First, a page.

I’ve been using OneNote for years and it’s great! OneNote has 3 primary segments that I want to define first – Notebooks, Sections, Pages. MSDN has a great article to get you started –
A OneNote notebook is just like a regular spiral notebook: It’s where you pile all your, um, notes. But unlike a regular paper notebook, you can add, move, and delete anything you want. It’s very forgiving (no ripped pages, no scratched-out phone numbers of old girlfriends), and you can organize and separate your notes by sections and pages.
For me, I have 10 different Notebooks. I have one that is local on my PC and the rest are in the cloud, including multiple SharePoint 2013/SharePoint Online Shared Notebooks. In my primary Notebook, I have 100+ sections – each representing a different client I’ve worked with over my time at Perficient. My cloud notebooks are mostly project or group specific notebooks serving a specific function. Inside each section, I have between 2-50+ pages. For me, each page represents a particular meeting or a different topic.
This level of separation is exactly what I need. Between Notebooks, Sections, and Pages, I can organize my notes in any way that I like. This structure is completely expandable and it’s only limit is the storage capacity on the device where your notebook resides.
To get started with OneNote, here’s a good reference of basic tasks – Create a new notebook, Type or write notes, Add links, Add files, Add pictures, Draw table, Add sections, Add pages.
Also, OneNote works on any device! If you have an iPhone, Android Phone, or Windows Phone there is a free OneNote app. OneNote also has a Windows Store app and an iPad app. If you’re using a desktop (Windows or Mac) and want to read or write notes without installing anything, you can. Sign in at www.office.com to see a list of all your Office documents, including your OneNote notebooks. Click a notebook and it will open in the OneNote web app. There are web apps for Word, PowerPoint and Excel too!
Things You Didn’t Know About OneNote
1. OneNote can read handwritten text!
Yes, if you have a tablet with touch writing capability, OneNote can read your handwriting – even if your handwriting isn’t beautiful. It also can read all of your ink notes to search them or convert them to text (click the Draw tab > Ink to Text), and it can read and search your inserted images (right-click an image > Alt Text).
*From the Office Blog
2. OneNote Records Audio!
If you want to record a meeting, instead of typing notes, OneNote can do it for you! You can start by inserting the meeting details from Outlook (Home tab > Meeting Details button). Once the meeting starts, record the audio (Insert tab > Record Audio button). When something exciting happens, take a small note at that moment. When the meeting ends, stop the recording. If you want to go back to the exact moment, just click the play button next to your note, and it will play the audio from the point in the meeting when you took the note.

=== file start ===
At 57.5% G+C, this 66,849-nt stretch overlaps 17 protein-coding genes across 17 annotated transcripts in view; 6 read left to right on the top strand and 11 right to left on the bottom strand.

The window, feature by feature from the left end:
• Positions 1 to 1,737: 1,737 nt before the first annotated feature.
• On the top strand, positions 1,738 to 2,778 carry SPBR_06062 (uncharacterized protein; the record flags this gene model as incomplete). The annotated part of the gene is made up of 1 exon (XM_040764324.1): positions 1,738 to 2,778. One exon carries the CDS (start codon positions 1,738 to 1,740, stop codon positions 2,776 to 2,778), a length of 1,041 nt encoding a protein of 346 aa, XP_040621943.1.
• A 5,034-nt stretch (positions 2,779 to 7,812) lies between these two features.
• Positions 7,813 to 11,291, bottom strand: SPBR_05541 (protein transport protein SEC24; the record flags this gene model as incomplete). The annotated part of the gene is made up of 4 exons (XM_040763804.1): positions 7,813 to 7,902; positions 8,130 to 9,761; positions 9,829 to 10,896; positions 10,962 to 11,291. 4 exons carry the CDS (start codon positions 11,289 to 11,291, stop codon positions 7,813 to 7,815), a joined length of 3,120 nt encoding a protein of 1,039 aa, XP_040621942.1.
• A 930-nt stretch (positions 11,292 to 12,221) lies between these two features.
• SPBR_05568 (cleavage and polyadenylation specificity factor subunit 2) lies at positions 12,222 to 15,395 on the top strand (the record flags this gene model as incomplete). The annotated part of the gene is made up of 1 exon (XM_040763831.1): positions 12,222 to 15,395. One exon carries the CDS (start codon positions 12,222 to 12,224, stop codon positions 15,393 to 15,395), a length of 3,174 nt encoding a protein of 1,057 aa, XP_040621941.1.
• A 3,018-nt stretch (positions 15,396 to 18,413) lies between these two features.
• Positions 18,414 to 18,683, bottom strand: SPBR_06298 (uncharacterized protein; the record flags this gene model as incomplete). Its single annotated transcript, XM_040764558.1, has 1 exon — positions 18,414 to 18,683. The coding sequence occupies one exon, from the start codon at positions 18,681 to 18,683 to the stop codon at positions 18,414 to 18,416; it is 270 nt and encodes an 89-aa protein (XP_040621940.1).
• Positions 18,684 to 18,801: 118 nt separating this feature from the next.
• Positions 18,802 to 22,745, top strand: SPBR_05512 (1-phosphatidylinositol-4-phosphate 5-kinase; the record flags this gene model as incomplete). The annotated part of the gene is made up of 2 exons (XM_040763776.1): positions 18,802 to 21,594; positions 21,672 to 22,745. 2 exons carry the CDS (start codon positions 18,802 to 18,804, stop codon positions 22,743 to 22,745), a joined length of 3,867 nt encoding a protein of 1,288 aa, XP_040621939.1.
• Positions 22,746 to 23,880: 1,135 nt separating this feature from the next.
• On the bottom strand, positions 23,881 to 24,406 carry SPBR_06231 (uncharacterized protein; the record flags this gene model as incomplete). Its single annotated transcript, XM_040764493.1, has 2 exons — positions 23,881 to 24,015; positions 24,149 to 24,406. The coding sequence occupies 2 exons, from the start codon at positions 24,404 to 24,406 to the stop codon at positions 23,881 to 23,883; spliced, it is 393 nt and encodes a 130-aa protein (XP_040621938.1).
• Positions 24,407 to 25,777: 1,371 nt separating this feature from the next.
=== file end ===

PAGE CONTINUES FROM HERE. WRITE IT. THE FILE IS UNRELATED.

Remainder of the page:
3. Shared Notes
The first time I saw this feature, I was blown away. You can share your notebook with another person – File > Share > Get Sharing Link. You can give the user view or edit permissions. If you give them edit permissions, you can watch as they type in your notebook! I was in a meeting with multiple Microsoft people a few years ago. The gentleman sitting next to me didn’t touch the keyboard the entire meeting, yet his notebook was filling up with notes. I kept seeing the writing coming across the screen and was wondering if he had a device hooked up that was translating voice to text. Turns out it was just one of his colleagues across the room that was doing the typing. But they were all using a Shared Notebook on SharePoint. As the one person typed, everyone else could watch in real time. It was pretty cool!
4. Select Text From Image
OneNote supports Optical Character Recognition (OCR), a tool that lets you copy text from a picture or file printout and paste it in your notes so you can make changes to the words – which also makes the text available for search! You can just right click on an image and choose Copy Text From Picture.
5. Clip Webpages into OneNote
If you have OneNote installed on your computer, IE gets two page clippers: Send to OneNote and Link to OneNote. It preserves the formatting of the page, timestamps when you clipped it, and adds the source URL. If you’re not using IE, you can use the built-in Send to OneNote option in the Print menu of your browser or program.
6. OneNote can do arithmetic and calculus!
For basic arithmetic, type the equation and an equals sign, then press the space bar. BOOM! The answer appears. If arithmetic is too elementary for you, OneNote also can help you with advanced equations. There are several standard equations you can insert, or you can build your own (Insert tab > Equation > Insert New Equation). You can draw them, type them, or select symbols to create equations.
You can use OneNote as part of Office 365, and if you are looking to get more information about Microsoft cloud offering, take a look at our new guide.
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For more information, here’s a few other helpful links and a cool video from Microsoft